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Help with debilitated wife staying home alone

Hi,

 

My wife recently had a stroke, and is very unstable on her feet. I take care of her and wouldn't have it any other way. However, when i leave the house, even for short periods of time, I get very nervous she'll fall and have no one to help her.

 

Does anyone recommend any emergency response buttons / systems. I saw a few recommended here https://www.seniorsafetyreviews.com/reviews/best-medical-alert-systems/ but wanted to know if any had any personal recommendations?

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Oh, wow!  That's such a hard situation.  

 

When my mother began getting more unsteady, I started looking at home medical alerts for her.  She lives about an hour away and isn't interested in moving.

This is a good resource that lists options along with cost, pros/cons, etc.

https://www.medicalalertbuyersguide.org/best-medical-alert-systems/

 

I ended up choosing the Bay Alarm Medical system because it has the longest reach we could find.  It works 1,000 from the base station, even when she's outside.  Since she likes to work in the yard and take the dog out, this provides better coverage.

AARP Expert


@march948760 wrote:

Hi,

 

My wife recently had a stroke, and is very unstable on her feet. I take care of her and wouldn't have it any other way. However, when i leave the house, even for short periods of time, I get very nervous she'll fall and have no one to help her.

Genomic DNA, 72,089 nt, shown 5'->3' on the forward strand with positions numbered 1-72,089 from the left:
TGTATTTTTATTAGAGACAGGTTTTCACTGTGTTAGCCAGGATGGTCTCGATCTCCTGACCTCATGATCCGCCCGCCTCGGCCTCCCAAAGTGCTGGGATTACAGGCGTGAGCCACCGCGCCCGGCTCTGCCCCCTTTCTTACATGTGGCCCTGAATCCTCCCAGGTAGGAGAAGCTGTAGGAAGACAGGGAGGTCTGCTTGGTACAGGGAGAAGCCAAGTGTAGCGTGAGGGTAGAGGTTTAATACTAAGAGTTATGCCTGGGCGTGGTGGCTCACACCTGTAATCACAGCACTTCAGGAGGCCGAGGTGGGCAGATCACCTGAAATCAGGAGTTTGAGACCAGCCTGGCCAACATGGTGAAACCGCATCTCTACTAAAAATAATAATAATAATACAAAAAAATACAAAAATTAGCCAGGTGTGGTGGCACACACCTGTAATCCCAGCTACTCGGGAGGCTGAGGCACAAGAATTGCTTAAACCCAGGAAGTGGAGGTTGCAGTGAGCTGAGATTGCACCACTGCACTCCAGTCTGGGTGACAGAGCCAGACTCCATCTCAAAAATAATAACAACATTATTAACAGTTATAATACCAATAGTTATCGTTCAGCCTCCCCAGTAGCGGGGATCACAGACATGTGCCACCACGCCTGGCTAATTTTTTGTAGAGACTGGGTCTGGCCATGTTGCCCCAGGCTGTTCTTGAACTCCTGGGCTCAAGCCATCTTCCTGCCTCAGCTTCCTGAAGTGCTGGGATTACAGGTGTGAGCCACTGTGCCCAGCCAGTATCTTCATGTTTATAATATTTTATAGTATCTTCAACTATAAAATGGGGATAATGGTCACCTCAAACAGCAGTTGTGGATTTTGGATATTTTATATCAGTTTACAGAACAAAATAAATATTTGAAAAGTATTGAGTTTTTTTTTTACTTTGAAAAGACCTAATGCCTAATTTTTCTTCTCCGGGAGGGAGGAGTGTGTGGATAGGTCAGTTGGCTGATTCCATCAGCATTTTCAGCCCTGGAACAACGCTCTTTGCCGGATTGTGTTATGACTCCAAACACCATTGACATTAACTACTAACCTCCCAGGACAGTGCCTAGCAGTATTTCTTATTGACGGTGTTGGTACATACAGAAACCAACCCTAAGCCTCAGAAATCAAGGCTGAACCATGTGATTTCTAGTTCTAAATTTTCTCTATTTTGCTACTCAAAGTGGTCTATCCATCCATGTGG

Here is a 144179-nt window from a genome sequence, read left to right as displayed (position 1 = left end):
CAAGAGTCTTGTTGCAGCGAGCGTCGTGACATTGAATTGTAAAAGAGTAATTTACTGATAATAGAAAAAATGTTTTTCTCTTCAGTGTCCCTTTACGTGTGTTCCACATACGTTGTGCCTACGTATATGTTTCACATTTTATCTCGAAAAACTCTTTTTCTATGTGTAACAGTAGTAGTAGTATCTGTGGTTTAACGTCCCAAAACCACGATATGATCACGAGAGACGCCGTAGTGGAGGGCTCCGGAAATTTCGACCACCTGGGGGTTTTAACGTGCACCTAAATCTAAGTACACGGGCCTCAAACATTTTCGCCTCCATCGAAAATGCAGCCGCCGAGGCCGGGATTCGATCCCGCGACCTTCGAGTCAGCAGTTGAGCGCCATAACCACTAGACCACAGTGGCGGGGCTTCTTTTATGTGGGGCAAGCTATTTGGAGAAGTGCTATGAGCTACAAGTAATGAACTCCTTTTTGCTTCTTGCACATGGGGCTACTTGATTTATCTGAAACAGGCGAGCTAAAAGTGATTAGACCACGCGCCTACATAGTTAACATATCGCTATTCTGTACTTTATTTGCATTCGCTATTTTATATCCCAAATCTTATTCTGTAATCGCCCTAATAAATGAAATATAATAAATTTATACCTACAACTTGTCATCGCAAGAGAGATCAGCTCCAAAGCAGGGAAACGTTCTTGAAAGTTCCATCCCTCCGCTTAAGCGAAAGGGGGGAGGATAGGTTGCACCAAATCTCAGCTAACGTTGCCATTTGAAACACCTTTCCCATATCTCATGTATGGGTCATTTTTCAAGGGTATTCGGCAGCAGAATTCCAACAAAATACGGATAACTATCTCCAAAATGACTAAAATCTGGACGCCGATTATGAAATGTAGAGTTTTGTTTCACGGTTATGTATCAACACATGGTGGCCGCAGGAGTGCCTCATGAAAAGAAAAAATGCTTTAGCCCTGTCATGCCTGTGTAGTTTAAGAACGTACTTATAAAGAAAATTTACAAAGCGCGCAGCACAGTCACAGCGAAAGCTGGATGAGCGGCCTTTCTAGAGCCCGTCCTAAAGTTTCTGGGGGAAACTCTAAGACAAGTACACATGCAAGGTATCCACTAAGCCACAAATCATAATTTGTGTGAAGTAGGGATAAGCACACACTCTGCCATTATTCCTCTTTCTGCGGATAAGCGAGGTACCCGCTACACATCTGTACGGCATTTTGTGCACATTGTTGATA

Does anyone recommend any emergency response buttons / systems. I saw a few recommended here https://www.seniorsafetyreviews.com/reviews/best-medical-alert-systems/ but wanted to know if any had any personal recommendations?


hi there, march,

AARP has a good review as well, here: https://www.aarp.org/caregiving/home-care/info-2017/medic-alert-systems-options.html

 

You'll need to compare and see what you two really need. 

In the meantime, there are other steps you can take to prevent her from falling. Is she willing to use a cane or a walker, at least to help her get up from a chair? Oh and is she taking physical therapy, still? Perhaps a yoga or a tai chi class for older people would be possible: those are two practices that help with balance. But in your home, you probably already know the drill: here is a thorough checklist to print out and use in your home.

https://assets.aarp.org/external_sites/caregiving/checklists/checklist_preventFalls.html

 

Your love for her shines through. She is a lucky lady to have you there. I hope that, if her care begins to wear on you, that you will look into getting some help, either from other family members or by hiring someone to help with stuff you have trouble getting to now (cleaning the bathroom and shoveling snow comes to mind), or to be with her when you need to or want to be away for a break. It doesn't mean you are disloyal or uncaring. As the flight steward says, put the oxygen on you first.

 

please take care of yourself, and keep writing here. much wisdom on this site. 

Jane

Trusted Social Butterfly

It's a very difficult situation as my mother lived alone until she entered a nursing home at age 83. We had Lifeline for her, a new concept back in the 90's, but she never used it. I have a brother who is 68 and lives alone and is overweight and not in good health. I want him to get such a device. The problem is if your wife won't use it in an emergency. Make sure she carries her phone on her at all times. Try to convince her that having such a device will give both of you peace of mind. Perhaps a trusted neighbor can provide a house key in case she needs to call 911. 

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